Public Statement in Response to the City of Hamilton’s Decision to End the Encampment Protocol

Hamilton Community Legal Clinic

The City of Hamilton’s sudden decision to end the Encampment Protocol is a misguided attack on people who are already struggling to survive without adequate shelter, food, medical care, bathrooms, and potable water and without protection from the elements and threat of violence. The decision was seemingly made without meaningful consultation with encampment residents and community advocates, and fails to recognize the continuing housing and shelter crisis in Hamilton.

In the spring of 2020, Hamilton Community Legal Clinic and Ross & McBride worked with community partners to preserve people’s right to stay in encampments. This was in response to a lack of shelter and affordable permanent housing options, and the health and safety risks associated with ongoing displacement, particularly during a global pandemic. We obtained an injunction to prevent the City from forcing people to leave their tents. The injunction remained in place for approximately two months. Significant objectives were accomplished during this time: outreach agencies were able to facilitate access to healthcare and basic needs and connect individuals with much needed supports, and the risk of Covid infection and transmission was reduced.

In the fall of 2020, a settlement was reached. The settlement created an Encampment Task Force and a people-centred Encampment Protocol. The Protocol was a reasonable middle ground approach which recognized that adequate, secure affordable housing for the population must be an end goal, but forcibly removing people from their encampment without adequate shelter and housing options is harmful. The Protocol itself was informed by “A National Protocol for Homeless Encampments in Canada” authored by the UN Special Rapporteur on the right to adequate housing, Charter protected rights and human rights.

Under the Protocol, the City was required to assess the individual needs of encamped persons, which could result in their ability to remain encamped indefinitely. It also required the City to come up with individualized housing plans, and take a person-centred approach to avoid unnecessary trauma. Hamilton Police Services have been supportive in the application of this Protocol, effectively using it as a means to ensure that individual rights were engaged prior to any enforcement measures were taken by the City.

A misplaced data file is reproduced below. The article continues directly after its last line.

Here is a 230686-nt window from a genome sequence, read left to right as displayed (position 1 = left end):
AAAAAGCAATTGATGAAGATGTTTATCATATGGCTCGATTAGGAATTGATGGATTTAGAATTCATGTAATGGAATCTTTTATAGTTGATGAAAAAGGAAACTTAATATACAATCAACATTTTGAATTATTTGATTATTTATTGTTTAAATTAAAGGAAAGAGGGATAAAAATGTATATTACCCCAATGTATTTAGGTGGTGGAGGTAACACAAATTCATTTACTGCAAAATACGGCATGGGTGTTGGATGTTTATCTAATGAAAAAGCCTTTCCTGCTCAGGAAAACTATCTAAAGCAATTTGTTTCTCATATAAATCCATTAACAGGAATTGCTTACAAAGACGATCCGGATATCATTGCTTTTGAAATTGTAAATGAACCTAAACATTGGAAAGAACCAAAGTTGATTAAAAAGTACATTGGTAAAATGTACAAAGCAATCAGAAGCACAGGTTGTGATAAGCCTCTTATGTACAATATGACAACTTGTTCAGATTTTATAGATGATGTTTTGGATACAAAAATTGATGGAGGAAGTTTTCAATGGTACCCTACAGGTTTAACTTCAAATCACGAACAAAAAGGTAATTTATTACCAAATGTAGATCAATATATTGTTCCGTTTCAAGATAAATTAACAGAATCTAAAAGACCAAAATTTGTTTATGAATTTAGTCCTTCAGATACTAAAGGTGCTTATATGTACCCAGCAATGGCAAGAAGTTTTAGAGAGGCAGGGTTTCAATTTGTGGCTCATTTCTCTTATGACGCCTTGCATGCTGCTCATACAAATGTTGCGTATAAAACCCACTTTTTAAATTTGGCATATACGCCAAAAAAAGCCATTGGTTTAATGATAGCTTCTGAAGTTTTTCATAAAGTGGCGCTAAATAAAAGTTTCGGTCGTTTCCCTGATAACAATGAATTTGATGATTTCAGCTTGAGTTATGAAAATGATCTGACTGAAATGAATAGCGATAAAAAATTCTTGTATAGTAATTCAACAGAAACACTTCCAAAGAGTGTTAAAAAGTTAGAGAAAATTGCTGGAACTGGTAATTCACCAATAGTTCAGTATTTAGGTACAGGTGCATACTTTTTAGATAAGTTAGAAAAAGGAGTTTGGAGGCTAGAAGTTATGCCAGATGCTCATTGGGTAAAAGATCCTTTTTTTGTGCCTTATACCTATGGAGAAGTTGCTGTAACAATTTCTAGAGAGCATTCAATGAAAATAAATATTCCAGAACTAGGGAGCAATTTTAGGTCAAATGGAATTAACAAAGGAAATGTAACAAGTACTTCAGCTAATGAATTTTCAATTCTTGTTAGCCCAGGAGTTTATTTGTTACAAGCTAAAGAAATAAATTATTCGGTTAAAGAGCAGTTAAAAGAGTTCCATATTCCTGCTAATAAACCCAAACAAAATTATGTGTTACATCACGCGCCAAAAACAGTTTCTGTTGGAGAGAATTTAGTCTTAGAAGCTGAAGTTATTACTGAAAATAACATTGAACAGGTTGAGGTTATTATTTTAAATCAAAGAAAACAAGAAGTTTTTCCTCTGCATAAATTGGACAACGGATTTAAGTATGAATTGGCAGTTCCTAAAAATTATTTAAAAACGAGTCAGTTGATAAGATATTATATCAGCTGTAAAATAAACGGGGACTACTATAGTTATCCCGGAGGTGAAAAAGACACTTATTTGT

Despite the Protocol, many encampment residents continue to remain without housing, signalling the root of this problem: a lack of adequate affordable housing, long term health care supports, and safe shelter spaces. None of these fundamental root causes of homelessness are being appropriately addressed, which simply leaves unhoused residents to bear the brunt. City Council’s decision to re-enact By-laws to evict these residents will not lead to a reduction in encampments. At best, it may lead to their reduced visibility as people try to go further off-grid, and deepen the isolation of unhoused persons.

We are mindful of the brutal eviction tactics used by the City of Toronto against encampment residents. We take the position that dismantling and evicting encampment residents is an act of violence. De-escalation and acknowledgment that our community lacks the resources to resolve the encampment concerns should be the starting point for discussion. While we acknowledge that living in encampments is not a long time viable solution, the violent act of evicting and displacing residents without adequate shelter options is a violation of the right to the security of the person, equality rights and the human right to housing.

Our community at large has shown itself to be largely compassionate towards unhoused persons living in tents. The City of Hamilton has a duty to this population, along with other constituents. We call on the City to do the right thing: stop dismantling encampments and sit down with community stakeholders to come up with a new strategy that respects the human rights and dignity of the encampment residents.